Napoleon, two Scottish Ministers and the birth of the Insurance Funds industry.

Napoleon is credited with many achievements, but most lists don’t include his contribution to the foundation of one of Britain’s most famous financial brands. 

On their website, Scottish Widows traces its origins back to March 1812, when a number of prominent Scotsmen gathered in the Royal Exchange Coffee Rooms in Edinburgh. It was a turbulent time for the UK with not only the Napoleonic wars but with war against the USA looming on the horizon.

The historic meeting was held to discuss the setting up of ‘a general fund for securing provisions to widows, sisters and other female relatives’ so that they would not be plunged into poverty on the death of the fund holders during and after the Napoleonic Wars.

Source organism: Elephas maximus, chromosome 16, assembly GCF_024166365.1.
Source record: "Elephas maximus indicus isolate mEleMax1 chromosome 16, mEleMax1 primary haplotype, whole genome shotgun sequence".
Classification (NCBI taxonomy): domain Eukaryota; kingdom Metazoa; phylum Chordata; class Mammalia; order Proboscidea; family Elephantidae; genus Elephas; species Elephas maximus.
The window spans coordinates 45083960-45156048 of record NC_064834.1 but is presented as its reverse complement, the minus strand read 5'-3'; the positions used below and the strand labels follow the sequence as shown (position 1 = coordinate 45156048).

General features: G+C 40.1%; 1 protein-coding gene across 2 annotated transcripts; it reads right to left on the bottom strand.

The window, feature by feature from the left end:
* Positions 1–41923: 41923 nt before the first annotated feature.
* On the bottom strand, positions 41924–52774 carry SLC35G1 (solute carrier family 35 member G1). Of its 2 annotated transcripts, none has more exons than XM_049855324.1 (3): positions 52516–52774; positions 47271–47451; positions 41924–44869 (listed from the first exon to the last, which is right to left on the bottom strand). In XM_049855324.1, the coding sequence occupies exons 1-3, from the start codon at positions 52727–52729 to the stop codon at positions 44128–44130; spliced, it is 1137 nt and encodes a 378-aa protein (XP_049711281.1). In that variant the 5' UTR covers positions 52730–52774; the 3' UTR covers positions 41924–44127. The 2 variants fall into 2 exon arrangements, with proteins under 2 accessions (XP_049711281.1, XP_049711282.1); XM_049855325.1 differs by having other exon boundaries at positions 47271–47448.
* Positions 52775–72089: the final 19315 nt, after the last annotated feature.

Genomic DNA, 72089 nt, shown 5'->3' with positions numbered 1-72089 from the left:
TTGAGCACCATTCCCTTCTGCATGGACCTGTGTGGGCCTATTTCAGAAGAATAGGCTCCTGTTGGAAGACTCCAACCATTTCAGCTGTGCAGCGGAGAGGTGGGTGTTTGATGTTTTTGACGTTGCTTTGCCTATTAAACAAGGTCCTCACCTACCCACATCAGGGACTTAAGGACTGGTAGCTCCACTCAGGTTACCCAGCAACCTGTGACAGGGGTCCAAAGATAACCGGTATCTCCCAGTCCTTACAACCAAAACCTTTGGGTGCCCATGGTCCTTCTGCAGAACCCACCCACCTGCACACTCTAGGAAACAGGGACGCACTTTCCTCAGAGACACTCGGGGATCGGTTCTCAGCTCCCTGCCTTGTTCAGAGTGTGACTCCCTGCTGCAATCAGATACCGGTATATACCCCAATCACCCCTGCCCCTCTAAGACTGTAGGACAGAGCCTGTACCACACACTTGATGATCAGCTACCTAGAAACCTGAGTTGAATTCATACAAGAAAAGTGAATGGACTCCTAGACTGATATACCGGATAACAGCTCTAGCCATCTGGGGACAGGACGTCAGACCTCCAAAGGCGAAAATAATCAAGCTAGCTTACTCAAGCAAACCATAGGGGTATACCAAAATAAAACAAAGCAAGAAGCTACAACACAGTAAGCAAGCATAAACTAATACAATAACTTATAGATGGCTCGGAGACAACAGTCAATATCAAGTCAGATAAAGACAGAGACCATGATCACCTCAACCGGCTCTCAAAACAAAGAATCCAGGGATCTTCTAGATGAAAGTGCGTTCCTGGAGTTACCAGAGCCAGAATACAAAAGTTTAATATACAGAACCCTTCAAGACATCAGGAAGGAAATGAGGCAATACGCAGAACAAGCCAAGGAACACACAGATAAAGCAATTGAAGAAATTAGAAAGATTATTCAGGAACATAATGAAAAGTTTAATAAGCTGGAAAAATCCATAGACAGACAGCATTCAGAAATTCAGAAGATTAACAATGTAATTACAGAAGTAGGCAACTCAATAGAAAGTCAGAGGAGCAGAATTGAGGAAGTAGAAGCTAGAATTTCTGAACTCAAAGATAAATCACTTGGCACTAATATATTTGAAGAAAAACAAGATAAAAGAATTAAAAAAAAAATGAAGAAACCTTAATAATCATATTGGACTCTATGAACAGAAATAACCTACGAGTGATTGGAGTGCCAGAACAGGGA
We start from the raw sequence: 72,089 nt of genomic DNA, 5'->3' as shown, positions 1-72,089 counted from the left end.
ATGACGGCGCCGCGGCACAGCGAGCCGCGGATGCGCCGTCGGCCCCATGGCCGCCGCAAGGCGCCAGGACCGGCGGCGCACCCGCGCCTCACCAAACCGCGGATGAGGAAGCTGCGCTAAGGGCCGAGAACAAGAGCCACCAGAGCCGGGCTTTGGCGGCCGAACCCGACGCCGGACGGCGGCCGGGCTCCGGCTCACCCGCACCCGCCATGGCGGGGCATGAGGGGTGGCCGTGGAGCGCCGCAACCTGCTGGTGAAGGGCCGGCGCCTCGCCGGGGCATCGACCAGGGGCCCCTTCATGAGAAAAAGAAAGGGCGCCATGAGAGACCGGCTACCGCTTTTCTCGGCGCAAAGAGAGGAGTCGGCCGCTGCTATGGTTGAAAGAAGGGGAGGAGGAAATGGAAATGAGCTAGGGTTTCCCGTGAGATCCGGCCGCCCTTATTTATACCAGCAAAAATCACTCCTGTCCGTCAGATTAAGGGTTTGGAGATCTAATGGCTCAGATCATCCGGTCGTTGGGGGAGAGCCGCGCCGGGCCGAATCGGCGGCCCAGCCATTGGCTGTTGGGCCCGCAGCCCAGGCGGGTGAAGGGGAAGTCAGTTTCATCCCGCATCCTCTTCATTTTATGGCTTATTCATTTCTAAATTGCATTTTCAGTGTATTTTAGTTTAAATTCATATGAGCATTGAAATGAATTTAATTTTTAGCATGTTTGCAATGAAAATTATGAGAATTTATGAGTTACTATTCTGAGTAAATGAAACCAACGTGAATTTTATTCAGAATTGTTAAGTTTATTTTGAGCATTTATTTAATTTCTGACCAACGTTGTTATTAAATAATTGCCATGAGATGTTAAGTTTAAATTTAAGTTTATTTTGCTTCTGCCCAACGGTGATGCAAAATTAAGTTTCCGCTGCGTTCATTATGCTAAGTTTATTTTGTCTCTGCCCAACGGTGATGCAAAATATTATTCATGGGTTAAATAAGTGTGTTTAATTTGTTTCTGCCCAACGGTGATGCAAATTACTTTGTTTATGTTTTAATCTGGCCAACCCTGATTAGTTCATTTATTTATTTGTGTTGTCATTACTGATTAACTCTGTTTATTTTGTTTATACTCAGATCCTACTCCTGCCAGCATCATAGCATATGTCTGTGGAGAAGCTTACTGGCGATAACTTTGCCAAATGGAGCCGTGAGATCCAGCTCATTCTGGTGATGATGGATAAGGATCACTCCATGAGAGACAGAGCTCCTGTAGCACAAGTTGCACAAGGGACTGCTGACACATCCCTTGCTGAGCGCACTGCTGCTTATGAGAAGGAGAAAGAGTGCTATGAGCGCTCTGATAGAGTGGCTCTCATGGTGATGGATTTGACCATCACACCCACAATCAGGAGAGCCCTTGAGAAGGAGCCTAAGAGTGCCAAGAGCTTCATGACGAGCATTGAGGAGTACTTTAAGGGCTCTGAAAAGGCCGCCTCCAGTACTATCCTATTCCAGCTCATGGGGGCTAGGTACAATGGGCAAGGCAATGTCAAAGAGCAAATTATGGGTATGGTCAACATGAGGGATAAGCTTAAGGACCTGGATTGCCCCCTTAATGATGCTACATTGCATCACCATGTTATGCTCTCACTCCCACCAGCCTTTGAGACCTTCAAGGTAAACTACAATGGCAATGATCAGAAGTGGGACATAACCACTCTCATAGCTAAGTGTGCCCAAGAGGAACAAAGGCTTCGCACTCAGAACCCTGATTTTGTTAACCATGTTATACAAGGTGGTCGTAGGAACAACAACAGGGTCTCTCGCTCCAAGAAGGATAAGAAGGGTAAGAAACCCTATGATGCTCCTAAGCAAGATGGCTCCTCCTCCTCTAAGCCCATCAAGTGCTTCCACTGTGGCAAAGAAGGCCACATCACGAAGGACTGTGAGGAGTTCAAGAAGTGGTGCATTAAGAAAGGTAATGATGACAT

The discussions and planning took some time and it wasn’t until 1815, the year of Napoleon’s ultimate defeat at Waterloo, that the Scottish Widows Fund and Life Assurance Society opened its doors as Scotland's first mutual life office.

There is however a story behind the story and how in fact the origins of the brand, and indeed the industry, can be traced even further back in history to two Church of Scotland ministers, who actually deserve the credit for inventing the first true insurance fund way back in 1744.

Read more: Napoleon, two Scottish Ministers and the birth of the Insurance Funds industry.

No ordinary whisky, no ordinary name

Monkey Shoulder is not your ordinary whisky.

It is described as having a taste like “riding bareback on the wild moors of Scotland with a flame haired maiden on Christmas morning” or “007 wearing a tuxedo wetsuit”. (I must admit the first description had me desperately wanting to try it while the second nearly put me off) 

Launched in 2005, it was the idea of the then malt master, David Stewart, who wanted to create the first ‘triple’ malt whisky. He combined three different Speyside Single Malts - Glenfiddich, Balvenie and Kininvie to delicious effect.

The name which, at first sounds extraordinary, has roots thath are actually a bit more ordinary.

Read more: No ordinary whisky, no ordinary name

What do consumers know anyway?